A SHIP that could have changed the outcome of the war is the subject of one Old Hall man’s first literary work.

Steve Burke, aged 34, of Morton Close, has been interested in history and the Second World War throughout his life but it was only when he received an encyclopaedia of ships for Christmas one year that he heard of the Nazi aircraft carrier the Graf Zeppelin.

The colossal ship was only 90 per cent finished when war broke out and was cast aside in favour of other vessesls that were faster to build.

It should have sailed with the Bismarck and together the two would have made a formidable team.

“Potentially the Graf Zeppelin would have altered the outcome of the war,” said Steve.

The ship is virtually unheard of – even a distant German relative who was in the Navy had not come across it.

For years its whereabouts were a mystery, but two years ago it was discovered at the bottom of the Baltic Sea, sunk by the Russians.

It is believed they were testing out the best ways to sink an aircraft carrier in anticipation of World War Three.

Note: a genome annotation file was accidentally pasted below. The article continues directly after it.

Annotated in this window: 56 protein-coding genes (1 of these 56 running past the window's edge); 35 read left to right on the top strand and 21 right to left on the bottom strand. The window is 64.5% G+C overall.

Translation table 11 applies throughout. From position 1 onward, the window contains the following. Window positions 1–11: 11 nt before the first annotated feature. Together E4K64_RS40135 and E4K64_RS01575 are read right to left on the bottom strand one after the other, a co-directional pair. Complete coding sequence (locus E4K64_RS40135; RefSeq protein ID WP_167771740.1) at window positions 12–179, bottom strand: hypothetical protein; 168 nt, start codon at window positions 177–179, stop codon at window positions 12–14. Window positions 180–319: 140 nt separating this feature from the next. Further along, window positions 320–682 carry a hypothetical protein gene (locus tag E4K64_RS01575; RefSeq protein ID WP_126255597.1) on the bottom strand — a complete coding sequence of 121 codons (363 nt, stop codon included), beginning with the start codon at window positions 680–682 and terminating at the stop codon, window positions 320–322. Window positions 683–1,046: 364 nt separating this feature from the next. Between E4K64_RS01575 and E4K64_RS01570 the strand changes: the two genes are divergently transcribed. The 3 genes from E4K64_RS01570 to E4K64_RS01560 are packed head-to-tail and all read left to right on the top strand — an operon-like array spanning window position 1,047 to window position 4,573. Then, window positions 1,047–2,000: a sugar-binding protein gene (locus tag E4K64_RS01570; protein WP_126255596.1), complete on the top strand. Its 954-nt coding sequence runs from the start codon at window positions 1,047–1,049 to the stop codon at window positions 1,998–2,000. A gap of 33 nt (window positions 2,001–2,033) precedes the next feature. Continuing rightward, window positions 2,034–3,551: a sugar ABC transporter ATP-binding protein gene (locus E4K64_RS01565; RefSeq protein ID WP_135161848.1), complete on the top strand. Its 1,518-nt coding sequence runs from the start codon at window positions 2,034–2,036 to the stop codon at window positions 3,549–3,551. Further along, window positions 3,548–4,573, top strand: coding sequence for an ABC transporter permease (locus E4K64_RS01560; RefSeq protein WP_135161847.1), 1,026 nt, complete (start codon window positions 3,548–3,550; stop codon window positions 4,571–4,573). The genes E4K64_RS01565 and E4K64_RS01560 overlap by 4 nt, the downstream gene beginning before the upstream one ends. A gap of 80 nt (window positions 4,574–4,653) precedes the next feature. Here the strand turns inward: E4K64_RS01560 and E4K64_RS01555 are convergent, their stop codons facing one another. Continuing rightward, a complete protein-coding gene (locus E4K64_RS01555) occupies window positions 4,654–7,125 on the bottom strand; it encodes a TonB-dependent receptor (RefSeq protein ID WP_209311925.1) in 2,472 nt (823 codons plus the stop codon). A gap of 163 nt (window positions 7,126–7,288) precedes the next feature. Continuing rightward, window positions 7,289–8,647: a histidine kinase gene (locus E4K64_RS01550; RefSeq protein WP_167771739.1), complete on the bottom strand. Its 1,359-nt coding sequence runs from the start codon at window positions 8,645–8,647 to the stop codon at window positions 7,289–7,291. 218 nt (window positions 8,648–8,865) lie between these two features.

“They carried out a series of static trials with it where they detonated explosives to establish exactly how to sink one,” said Steve.

Steve is trying to secure funds and permission to film a documentary about the Graf Zeppelin next April and his travels have taken him to Poland, a country that fascinates him.

“My friend Adam Olejnik asked me what English people knew about the Polish involvement in the Second World Two,” said Steve.

“I must confess to being a little embarrassed to have to tell him that many people knew nothing. Some even thought they were the enemy.”

Together, Steve and Adam wrote Freedom of the Seas, the story of the Graf Zeppelin. Pre-orders can be taken at withoutwingsonline.co.uk.